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What are the Effects of Television on Student Achievement? Andrea R. Ogir Troy University Brunswick Campus July 21, 2010

Abstract This paper outlines in details the effects television and other forms of media have on student achievement. It also examines the influence that media has in student performance in various levels of development including the pre-school level, early elementary level and the higher levels of education. It further compares the influence that television has towards student achievement and the influence of other forms of media. Finally, the draft gives a detail of some of the features of media that damage the learning process.

Introduction Given the central role popular media plays in the lives of our children, it is important to have an understanding of the impact television viewing has on academic achievement and school performance. Parents and teachers alike ask the question of how much television viewing is too much. Few people would argue that an investigation of children's TV viewing habits could help parents better understand how youth occupy their free time. In addition, there has been growing concern over the relationship between the media and rising violence and other antisocial behaviors among youth. The relationships between TV viewing and academic achievement, age, home environment, and other variables are complex, multidimensional, and inconclusive (Bachen, et al., 1982; Beentjes & Van der Voort, 1988; Broome & Fuller, 1993; Razel, 2001). The purpose of this paper is to provide readers with a summary of the literature from the last 25 years regarding the impact of television viewing on student achievement and necessary behaviors for school success. Although the general picture from research is somewhat muddled, an initial understanding of the question can be achieved, nonetheless. It is hoped that this review of literature will provide a basis to implement sound educational policy and family practice.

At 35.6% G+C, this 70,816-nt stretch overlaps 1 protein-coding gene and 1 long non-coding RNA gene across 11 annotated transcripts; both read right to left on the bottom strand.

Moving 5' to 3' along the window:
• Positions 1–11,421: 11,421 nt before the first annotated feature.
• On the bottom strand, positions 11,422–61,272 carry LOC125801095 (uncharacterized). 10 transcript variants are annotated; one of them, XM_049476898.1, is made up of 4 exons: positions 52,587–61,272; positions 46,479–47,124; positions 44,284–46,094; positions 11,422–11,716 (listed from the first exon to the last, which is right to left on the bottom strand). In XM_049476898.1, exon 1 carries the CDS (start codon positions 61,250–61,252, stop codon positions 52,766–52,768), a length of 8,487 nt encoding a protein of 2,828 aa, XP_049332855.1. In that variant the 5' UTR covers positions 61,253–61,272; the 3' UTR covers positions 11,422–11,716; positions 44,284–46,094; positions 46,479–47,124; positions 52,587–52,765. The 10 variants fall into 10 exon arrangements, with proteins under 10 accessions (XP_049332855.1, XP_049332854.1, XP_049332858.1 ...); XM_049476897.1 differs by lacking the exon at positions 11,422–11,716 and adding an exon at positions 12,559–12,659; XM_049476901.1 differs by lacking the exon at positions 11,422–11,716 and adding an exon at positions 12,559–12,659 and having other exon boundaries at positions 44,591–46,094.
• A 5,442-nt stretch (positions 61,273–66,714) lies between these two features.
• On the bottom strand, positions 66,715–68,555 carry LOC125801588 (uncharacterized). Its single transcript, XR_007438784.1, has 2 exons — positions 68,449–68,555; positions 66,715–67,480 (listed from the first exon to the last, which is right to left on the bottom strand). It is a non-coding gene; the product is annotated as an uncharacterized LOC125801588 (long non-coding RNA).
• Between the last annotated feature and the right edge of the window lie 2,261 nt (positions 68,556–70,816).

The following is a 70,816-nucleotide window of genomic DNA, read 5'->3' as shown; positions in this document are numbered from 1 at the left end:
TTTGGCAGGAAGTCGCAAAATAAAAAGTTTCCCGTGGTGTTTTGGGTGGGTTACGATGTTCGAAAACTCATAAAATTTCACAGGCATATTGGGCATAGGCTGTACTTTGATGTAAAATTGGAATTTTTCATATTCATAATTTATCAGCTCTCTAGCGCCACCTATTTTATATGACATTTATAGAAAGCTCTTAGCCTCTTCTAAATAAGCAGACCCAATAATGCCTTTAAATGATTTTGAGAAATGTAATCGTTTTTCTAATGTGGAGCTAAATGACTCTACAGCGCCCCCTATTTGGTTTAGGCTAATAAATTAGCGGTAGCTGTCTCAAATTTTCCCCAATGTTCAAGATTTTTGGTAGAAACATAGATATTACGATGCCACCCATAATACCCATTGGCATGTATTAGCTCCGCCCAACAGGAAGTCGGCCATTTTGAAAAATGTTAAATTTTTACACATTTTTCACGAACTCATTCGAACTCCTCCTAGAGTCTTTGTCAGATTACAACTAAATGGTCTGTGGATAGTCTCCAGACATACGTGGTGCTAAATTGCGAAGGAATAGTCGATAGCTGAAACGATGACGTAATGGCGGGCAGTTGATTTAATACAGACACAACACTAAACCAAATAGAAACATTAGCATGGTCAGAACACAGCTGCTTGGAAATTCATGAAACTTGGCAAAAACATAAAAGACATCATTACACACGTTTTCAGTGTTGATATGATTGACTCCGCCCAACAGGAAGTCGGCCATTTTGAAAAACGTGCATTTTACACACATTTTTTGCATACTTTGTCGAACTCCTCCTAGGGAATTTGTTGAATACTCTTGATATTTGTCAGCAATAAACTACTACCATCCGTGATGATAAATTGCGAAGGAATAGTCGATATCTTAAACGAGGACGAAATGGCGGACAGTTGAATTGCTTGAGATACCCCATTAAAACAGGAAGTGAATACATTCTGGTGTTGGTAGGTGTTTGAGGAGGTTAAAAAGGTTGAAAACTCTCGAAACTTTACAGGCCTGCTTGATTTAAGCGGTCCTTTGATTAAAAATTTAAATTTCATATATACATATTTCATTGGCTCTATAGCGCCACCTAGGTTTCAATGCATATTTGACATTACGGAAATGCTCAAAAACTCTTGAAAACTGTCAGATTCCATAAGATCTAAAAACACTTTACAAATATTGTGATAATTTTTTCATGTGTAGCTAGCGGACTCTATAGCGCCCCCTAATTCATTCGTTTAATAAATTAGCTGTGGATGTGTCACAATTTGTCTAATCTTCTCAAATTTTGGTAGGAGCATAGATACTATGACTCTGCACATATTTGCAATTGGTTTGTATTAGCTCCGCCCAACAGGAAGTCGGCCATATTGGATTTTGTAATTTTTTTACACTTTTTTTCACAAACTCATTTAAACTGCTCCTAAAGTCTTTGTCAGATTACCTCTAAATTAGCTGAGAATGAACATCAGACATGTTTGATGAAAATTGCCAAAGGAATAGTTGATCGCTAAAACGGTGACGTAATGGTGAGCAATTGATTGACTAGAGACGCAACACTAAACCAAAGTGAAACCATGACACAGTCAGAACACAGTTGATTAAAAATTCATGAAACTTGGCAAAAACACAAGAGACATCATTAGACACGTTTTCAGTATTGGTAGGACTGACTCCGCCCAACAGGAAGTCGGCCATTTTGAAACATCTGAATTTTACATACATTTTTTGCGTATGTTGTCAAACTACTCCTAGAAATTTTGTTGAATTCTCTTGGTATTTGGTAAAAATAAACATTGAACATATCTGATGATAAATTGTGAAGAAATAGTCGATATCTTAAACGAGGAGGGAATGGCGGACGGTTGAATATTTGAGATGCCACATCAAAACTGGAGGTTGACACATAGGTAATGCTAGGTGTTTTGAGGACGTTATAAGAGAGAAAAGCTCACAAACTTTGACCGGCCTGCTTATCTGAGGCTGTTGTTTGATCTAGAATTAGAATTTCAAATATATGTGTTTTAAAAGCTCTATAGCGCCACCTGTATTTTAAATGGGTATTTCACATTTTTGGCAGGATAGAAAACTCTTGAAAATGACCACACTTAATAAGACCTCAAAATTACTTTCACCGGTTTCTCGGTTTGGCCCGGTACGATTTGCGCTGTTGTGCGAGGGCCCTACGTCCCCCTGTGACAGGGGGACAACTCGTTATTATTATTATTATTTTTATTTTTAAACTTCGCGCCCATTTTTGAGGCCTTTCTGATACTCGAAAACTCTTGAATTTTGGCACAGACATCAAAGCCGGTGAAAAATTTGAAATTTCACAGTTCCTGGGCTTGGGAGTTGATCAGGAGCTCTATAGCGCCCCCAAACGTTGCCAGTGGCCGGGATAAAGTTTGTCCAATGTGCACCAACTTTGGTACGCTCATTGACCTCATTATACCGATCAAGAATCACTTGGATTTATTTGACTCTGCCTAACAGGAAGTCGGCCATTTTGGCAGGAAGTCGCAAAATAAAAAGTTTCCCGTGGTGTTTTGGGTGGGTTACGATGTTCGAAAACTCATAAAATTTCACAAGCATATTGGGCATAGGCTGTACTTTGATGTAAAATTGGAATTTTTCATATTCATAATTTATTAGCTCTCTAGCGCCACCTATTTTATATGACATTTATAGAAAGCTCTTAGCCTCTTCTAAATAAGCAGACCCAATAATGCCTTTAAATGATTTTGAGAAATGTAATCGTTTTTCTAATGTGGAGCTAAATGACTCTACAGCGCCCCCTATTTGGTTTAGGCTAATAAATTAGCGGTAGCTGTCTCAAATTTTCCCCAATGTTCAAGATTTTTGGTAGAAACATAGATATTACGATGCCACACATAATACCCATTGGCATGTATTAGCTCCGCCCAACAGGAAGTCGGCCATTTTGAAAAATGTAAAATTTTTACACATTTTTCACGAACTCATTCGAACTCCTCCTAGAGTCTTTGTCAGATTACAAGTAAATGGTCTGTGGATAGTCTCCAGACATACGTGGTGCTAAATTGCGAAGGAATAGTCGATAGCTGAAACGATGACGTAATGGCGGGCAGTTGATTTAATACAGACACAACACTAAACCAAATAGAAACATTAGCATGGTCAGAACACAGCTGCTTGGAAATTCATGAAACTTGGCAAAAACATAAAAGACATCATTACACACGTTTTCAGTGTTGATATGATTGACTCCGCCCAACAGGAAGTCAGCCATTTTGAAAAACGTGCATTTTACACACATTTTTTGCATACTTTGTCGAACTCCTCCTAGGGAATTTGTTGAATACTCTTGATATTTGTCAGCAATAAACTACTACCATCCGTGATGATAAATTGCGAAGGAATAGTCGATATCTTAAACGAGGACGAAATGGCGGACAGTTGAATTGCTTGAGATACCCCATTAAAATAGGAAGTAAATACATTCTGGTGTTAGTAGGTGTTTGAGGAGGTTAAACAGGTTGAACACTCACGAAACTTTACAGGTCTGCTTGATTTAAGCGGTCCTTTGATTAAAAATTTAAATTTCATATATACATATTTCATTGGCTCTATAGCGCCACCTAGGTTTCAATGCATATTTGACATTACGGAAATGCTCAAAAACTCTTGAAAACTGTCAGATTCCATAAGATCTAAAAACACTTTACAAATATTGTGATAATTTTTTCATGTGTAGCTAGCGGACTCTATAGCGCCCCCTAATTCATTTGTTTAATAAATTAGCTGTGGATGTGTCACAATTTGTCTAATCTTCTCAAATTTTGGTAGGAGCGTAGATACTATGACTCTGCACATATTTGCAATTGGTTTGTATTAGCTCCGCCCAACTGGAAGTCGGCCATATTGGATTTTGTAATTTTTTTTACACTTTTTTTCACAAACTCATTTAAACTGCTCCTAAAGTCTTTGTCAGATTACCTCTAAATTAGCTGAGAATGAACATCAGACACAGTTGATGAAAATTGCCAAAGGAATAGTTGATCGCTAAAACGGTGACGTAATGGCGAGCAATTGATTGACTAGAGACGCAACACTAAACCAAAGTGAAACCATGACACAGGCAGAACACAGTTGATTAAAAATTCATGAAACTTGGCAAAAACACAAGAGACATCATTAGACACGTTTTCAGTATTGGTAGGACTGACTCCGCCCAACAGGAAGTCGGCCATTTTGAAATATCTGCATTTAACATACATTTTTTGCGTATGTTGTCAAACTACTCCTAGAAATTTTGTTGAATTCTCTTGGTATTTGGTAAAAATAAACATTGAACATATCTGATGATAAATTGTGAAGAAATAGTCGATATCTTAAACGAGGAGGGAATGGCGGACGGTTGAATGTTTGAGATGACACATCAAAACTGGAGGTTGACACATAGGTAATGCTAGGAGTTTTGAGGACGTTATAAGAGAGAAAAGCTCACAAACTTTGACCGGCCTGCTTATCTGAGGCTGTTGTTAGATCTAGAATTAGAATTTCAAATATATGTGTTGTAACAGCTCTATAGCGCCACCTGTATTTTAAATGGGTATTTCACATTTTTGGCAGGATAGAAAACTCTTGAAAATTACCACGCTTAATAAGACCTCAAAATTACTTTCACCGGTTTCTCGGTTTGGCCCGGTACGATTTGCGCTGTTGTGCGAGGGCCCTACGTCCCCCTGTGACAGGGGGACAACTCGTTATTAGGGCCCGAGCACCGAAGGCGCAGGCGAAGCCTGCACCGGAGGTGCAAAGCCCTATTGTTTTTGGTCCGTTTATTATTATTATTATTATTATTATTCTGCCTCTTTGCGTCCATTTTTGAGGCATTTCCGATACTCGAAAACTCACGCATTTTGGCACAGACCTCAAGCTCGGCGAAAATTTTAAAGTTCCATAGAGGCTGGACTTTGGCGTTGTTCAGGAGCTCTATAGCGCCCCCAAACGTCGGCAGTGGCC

A Summary of Television Effects Research More than half of U.S. students watch more than three hours of television per day on weekdays, and 60% of parents rarely or never limit their child's television viewing habits (Levine & Levine, 1996). The average television weekly viewing time is approximately 27 hours per week, while the average reading time is 8.1; a 3 to 1 ratio (Angle, 1981). Studies (Levine & Levine, 1996; Wells & Blendinger, 1997) support the finding that children watch too much TV and read too little. It has been argued that a negative side effect of high levels of viewing might include the promotion of "unintelligent consumerism" and a physically and intellectually passive dependency among our youth (Levine & Levine, 1996). Viewing habits typically increases throughout elementary school years, and decreases during high school years. The years right before and after adolescence are the most opportune times to shape TV viewing habits (Clark, et al., 1978). Individuals in lower income brackets and with lower educational levels watch more television (Housden, 1991; Mediamark Research Inc, 1996). Adolescents who view television during late night hours average more television viewing than do other adolescents (Potter, 1987). African American youth tend to watch more TV than their white counterparts (Caldas & Bankston, 1999). Teens who are in the lowest per week...
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